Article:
A nuclear reactor based on SNAP technology would power later LESA bases, producing 100 kWe to 200 kWe, with a mass of 11,700 to 13,500 kg, including integral shielding (it would not have to be buried under regolith). Tube radiators folded within the nose fairing during flight and deployed after landing on the surface. It would have to be located one to two kilometers from the shelter to keep personnel radiation doses within acceptable levels. The reactor would have a 10,000-hour lifetime and was expected to be ready by the mid-1970's. Landed atop a 4.72 m - 5.59 m diameter LLV stage, it would have a basic height of 2.54 m, a diameter of 6.22 m, and a height with the radiators folded of 8.89 m.
A comparison of the merits of various modes of building up the base on the lunar surface indicated that the least costly base to deploy would involve leaving the modules on their lunar landing vehicles, and having integrated meteoroid shielding on the modules rather than towing them off the landing vehicles and burying them under lunar soil. However this least-costly base also involved burying the reactor so that it could be located nearer to the base and not interfere with operations by imposing a 3 km radius 'no-go' zone around it. Finally NASA concluded that it would still be preferable to remove the elements from the landing stages and cluster them closer together so that the various shelters would be accessible to one another in a shirtsleeve environment.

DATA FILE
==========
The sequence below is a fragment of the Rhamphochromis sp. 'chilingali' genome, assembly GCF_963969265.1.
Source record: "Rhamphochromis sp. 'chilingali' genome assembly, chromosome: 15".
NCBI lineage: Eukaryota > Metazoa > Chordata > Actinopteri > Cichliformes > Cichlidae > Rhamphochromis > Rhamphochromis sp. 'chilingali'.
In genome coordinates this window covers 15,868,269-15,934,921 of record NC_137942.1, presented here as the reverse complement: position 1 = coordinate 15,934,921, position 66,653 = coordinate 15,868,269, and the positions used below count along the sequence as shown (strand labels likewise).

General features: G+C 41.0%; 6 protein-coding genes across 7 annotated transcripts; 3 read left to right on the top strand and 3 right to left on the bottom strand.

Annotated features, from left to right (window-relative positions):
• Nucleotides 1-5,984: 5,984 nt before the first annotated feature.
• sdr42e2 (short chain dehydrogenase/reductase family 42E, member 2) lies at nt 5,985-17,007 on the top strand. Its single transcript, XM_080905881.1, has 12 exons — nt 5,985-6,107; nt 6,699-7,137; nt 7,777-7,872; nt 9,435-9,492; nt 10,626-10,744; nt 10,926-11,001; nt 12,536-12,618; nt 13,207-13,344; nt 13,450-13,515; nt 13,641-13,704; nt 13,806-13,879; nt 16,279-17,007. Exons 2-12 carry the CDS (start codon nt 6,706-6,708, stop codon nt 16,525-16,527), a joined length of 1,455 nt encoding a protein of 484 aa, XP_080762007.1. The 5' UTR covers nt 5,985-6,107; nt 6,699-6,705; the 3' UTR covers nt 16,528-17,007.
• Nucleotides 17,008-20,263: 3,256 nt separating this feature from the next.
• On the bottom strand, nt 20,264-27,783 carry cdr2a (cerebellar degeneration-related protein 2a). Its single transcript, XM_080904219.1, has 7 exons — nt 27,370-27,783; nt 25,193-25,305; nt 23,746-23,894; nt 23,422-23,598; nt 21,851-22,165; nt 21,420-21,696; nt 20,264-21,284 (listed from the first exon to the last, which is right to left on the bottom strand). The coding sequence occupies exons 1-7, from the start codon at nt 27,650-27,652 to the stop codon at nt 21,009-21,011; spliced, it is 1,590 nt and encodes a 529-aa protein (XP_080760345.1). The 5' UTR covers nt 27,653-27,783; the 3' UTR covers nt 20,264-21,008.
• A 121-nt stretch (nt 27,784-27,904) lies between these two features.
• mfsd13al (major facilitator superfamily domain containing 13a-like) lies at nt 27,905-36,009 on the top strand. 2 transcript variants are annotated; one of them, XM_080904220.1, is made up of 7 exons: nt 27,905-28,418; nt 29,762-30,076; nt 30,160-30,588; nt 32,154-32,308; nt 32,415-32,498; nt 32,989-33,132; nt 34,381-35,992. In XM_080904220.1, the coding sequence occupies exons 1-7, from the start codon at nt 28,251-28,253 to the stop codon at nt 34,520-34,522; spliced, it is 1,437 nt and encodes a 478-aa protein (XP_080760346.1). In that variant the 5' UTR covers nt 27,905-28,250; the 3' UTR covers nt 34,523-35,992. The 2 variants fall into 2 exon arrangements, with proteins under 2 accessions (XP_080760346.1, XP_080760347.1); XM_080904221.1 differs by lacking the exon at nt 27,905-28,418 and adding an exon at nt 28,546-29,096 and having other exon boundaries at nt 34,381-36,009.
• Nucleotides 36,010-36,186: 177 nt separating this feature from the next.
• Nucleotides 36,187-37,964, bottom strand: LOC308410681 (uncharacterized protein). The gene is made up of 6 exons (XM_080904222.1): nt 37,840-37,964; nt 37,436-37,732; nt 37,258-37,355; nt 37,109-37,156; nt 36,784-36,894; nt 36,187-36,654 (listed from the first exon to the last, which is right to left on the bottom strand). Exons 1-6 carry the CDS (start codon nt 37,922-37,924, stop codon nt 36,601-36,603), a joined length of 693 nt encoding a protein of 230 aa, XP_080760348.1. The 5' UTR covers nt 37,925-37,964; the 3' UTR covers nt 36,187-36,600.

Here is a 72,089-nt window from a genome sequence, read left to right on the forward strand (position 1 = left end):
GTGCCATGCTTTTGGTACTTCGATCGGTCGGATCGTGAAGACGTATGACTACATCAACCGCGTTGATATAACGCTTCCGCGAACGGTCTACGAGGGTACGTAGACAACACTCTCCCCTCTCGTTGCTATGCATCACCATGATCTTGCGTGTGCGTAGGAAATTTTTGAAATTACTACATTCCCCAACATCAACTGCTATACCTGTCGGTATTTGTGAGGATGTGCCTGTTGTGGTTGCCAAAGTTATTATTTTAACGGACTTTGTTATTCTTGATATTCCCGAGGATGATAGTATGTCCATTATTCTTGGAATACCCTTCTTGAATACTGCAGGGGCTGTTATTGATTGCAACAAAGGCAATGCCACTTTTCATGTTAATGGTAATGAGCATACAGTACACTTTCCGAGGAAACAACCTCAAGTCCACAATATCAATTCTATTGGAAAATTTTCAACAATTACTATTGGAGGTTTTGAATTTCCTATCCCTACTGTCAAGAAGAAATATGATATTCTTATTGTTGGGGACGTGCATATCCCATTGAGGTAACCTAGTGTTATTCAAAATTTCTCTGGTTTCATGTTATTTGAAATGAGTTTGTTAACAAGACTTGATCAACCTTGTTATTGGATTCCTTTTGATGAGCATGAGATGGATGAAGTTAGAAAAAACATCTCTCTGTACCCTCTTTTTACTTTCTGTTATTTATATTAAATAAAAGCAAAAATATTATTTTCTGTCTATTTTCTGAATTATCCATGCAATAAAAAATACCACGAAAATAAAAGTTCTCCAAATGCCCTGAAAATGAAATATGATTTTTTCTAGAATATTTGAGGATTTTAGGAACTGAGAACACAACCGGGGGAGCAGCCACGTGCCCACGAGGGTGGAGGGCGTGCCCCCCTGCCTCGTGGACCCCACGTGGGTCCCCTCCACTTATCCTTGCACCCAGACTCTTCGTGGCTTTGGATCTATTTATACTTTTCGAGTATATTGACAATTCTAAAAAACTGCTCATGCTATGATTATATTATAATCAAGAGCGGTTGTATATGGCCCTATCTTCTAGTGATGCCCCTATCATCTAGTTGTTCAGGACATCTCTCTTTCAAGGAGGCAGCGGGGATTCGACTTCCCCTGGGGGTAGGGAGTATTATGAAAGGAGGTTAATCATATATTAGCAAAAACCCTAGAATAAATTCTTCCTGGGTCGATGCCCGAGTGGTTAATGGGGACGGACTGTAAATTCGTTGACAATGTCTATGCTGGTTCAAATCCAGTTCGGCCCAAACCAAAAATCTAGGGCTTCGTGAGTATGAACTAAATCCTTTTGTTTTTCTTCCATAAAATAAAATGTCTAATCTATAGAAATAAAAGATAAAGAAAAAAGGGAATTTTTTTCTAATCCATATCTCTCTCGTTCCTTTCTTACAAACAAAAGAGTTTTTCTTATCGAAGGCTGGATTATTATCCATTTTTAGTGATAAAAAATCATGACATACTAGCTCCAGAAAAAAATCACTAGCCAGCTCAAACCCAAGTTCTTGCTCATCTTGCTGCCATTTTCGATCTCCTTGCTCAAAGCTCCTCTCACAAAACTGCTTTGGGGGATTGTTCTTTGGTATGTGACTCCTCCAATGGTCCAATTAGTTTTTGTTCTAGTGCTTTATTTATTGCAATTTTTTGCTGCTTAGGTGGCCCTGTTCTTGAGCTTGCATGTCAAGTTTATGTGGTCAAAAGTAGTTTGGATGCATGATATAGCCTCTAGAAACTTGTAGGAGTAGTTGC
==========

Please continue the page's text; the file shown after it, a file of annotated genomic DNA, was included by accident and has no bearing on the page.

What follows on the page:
One aspect of lunar communications noted early was that the moon's small size made line-of-sight communications between the base and rovers unfeasible beyond 30 km from the base. The best solution seemed to be to accept relay of communications from earth, despite the 3-second delay involved.
First generation rovers would be similar to MOLAB, a driving cab towing a fuel trailer. This would have a range of up to 300 km. Emergency return in the even of breakdown would be using a Lunar Flying Vehicle. Later more elaborate expeditions would use rovers consisting of two cabs from the earlier design, joined to tow a larger fuel trailer. This could range up to 800 km. In case of breakdown, one of the cabs, with its own fuel supply, could be separated and driven back to base. For additional redundancy, the rovers would travel in pairs.
LESA would provide the payload to allow a 90-day exploration mission by thee astronauts, including 1500 miles of exploratory traverses. An early target would be the Kepler region, with the base located southeast of the crater. First the LESA would be landed on the surface. A second Saturn V launch would deliver three astronauts to the landing site aboard a LEM Taxi. They would place the LESA shelter in operation, install a semi-permanent geophysical monitoring station, and deploy the roving vehicle. Two of the crew would embark on an exploratory traverse while the third remained at the shelter. Three or more such traverses would be undertaken during the mission, covering 14 geological features of interest as much as 400 km from the base. Later Model 4 LESA systems would allow an 18-man installation to be built, manned over 24 months by a series of 8 Saturn V launches.
Crew Size: 6.
Credit: © Mark Wade
Lunar Exploration Plans
Credit: © Mark Wade
Comparison of American post-Apollo lunar spacecraft.
Credit: © Mark Wade
|LESA Lunar Base|
Credit: © Mark Wade